7.2 If the operator wishes to take legal action on any outstanding parking charges, they must ensure that they have the written authority of the landowner (or their appointed agent) prior to legal action being taken.

    7.3 The written authorisation must also set out:
    a) the definition of the land on which you may operate, so that the boundaries of the land can be clearly defined
    b) any conditions or restrictions on parking control and enforcement operations, including any restrictions on hours of operation
    c) any conditions or restrictions on the types of vehicles that may, or may not, be subject to parking control and enforcement
    d) who has the responsibility for putting up and maintaining signs
    e) the definition of the services provided by each party to the agreement.

    6. Failure to comply with the data protection 'ICO Code of Practice' applicable to ANPR (no information about SAR rights, no privacy statement, no evaluation to justify that 24/7 ANPR enforcement at this site is justified, fair and proportionate). A serious BPA CoP breach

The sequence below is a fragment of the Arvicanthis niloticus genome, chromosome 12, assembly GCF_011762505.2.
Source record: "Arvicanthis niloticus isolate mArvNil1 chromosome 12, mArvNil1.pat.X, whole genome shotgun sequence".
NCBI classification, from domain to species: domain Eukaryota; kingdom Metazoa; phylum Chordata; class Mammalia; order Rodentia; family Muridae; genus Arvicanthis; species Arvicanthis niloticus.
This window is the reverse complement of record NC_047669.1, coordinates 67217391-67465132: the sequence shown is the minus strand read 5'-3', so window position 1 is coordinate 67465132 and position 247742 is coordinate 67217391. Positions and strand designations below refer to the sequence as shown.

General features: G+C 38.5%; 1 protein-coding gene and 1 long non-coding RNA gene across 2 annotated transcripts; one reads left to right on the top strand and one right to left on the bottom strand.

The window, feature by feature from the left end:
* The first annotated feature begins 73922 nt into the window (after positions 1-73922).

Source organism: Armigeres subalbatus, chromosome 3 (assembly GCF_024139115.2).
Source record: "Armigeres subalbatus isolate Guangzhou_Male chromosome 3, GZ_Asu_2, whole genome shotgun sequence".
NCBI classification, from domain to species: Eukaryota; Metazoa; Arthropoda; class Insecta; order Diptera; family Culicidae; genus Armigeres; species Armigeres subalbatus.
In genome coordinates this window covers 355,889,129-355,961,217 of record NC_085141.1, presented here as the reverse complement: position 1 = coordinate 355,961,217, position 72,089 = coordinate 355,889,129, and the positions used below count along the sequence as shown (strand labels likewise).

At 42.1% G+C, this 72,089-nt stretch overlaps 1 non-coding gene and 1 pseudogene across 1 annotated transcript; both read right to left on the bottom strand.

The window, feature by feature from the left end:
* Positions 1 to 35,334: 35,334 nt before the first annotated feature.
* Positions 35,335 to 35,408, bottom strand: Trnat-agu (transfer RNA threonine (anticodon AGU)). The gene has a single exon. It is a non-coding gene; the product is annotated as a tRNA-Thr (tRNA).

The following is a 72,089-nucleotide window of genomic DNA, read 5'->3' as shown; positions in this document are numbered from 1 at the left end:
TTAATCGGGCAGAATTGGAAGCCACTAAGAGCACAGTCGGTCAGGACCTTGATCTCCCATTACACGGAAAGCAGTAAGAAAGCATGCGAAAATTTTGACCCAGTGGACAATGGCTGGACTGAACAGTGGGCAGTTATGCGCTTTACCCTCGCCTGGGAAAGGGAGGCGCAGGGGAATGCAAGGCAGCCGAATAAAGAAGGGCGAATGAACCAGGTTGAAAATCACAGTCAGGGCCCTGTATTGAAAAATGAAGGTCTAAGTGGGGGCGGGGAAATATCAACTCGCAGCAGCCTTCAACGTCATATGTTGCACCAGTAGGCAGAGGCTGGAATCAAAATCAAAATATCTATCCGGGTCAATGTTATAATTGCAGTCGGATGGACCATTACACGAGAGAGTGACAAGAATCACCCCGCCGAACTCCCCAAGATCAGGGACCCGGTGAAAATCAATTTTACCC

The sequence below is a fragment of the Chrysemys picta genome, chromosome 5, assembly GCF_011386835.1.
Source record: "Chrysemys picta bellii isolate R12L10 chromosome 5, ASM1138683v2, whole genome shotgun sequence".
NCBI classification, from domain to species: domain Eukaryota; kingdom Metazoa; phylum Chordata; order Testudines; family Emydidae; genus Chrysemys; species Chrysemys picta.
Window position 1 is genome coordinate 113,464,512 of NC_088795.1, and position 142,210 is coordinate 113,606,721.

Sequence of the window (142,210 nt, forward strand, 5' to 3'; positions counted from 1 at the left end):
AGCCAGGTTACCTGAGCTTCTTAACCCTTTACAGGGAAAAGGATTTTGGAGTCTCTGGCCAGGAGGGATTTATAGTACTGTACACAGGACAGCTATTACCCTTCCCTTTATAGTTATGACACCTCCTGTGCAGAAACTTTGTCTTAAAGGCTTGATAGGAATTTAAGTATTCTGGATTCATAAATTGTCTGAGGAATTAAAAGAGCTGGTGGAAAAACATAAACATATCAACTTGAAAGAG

BPA’s Code of Practice (21.4) states that:

    “It is also a condition of the Code that, if you receive and process vehicle or registered keeper data, you must:
    • be registered with the Information Commissioner
    • keep to the Data Protection Act
    • follow the DVLA requirements concerning the data
    • follow the guidelines from the Information Commissioner’s Office on the use of CCTV and ANPR cameras, and on keeping and sharing personal data such as vehicle registration marks